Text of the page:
Until the very end, Mitt Romney and his campaign believed he was going to win the election. The New Republic's Noam Schieber details this morning why Romney's team thought that: They had a set of very off-the-mark swing state internal polls that lined up to a Romney victory.
The two particularly brutal examples are from Colorado and New Hampshire, where Romney's internal polling gave him at least a 3-point lead in each state. He lost each state by at least 5 points.
In New Hampshire, the Romney internal polls' two-day average put him up 3.5 points on Obama. He lost the state in a blowout:
In Colorado, it was much of the same story:
These two states, combined with good Iowa polling and the assumption by the campaign that Romney would win Virginia and Florida, provided Romney with optimism going into Election Day.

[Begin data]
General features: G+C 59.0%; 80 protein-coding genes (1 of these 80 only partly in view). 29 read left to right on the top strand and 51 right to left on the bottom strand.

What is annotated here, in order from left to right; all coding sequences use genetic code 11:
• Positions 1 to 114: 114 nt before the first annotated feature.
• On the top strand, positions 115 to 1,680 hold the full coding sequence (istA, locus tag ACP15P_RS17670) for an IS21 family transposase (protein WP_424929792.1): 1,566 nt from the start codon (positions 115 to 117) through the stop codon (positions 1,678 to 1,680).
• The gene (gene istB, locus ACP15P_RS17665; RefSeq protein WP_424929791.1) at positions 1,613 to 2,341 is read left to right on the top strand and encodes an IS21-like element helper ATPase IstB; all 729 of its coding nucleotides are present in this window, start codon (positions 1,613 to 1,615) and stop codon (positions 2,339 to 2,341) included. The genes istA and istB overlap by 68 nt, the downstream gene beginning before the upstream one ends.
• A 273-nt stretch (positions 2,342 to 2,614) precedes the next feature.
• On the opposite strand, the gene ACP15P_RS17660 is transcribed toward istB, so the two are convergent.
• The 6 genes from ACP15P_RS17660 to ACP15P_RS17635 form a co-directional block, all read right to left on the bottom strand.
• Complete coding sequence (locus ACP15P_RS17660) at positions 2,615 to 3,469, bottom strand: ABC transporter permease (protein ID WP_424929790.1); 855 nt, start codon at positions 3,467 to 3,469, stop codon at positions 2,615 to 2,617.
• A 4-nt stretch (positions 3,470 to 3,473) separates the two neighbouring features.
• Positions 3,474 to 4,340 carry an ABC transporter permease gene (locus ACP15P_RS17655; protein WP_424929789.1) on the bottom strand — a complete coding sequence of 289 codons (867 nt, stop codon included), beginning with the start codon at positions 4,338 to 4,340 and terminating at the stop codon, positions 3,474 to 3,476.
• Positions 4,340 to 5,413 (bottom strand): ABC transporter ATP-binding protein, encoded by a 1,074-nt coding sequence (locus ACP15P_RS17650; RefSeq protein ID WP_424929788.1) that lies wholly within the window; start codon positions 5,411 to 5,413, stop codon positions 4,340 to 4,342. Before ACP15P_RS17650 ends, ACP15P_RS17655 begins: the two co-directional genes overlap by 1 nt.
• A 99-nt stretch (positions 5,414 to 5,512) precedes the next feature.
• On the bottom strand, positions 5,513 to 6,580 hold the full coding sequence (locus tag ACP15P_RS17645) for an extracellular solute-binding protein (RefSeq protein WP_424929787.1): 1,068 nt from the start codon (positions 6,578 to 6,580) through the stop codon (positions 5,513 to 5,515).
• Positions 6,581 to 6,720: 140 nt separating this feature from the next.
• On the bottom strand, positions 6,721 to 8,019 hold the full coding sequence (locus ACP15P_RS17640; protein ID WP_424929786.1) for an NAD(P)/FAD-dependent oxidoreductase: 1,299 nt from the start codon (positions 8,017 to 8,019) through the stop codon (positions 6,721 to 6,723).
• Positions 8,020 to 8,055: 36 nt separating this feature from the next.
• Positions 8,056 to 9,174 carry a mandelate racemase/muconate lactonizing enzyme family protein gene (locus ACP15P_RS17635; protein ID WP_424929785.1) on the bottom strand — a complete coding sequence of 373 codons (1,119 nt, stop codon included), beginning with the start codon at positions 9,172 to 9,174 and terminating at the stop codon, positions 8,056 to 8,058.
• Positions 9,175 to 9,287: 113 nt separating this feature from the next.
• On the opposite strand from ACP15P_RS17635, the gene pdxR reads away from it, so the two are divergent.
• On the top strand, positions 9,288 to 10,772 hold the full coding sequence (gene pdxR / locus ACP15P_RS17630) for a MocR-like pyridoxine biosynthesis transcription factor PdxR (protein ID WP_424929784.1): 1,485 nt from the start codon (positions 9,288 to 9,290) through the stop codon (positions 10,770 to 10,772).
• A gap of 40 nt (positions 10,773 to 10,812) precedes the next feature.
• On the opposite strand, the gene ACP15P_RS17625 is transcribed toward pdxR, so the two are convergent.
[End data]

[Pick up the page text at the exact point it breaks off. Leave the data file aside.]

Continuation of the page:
So what happened? Schieber writes that the Romney campaign made some of the same flawed assumptions about the polls that turned out to be wrong:
Newhouse and some of his colleagues have said that the biggest flaw in their polling was the failure to predict the demographic composition of the electorate. Broadly speaking, the people who showed up to vote on November 6 were younger and less white than Team Romney anticipated, and far more Democratic as a result. “The Colorado Latino vote was extraordinarily challenging,” Newhouse told me. “As it was in Florida.”
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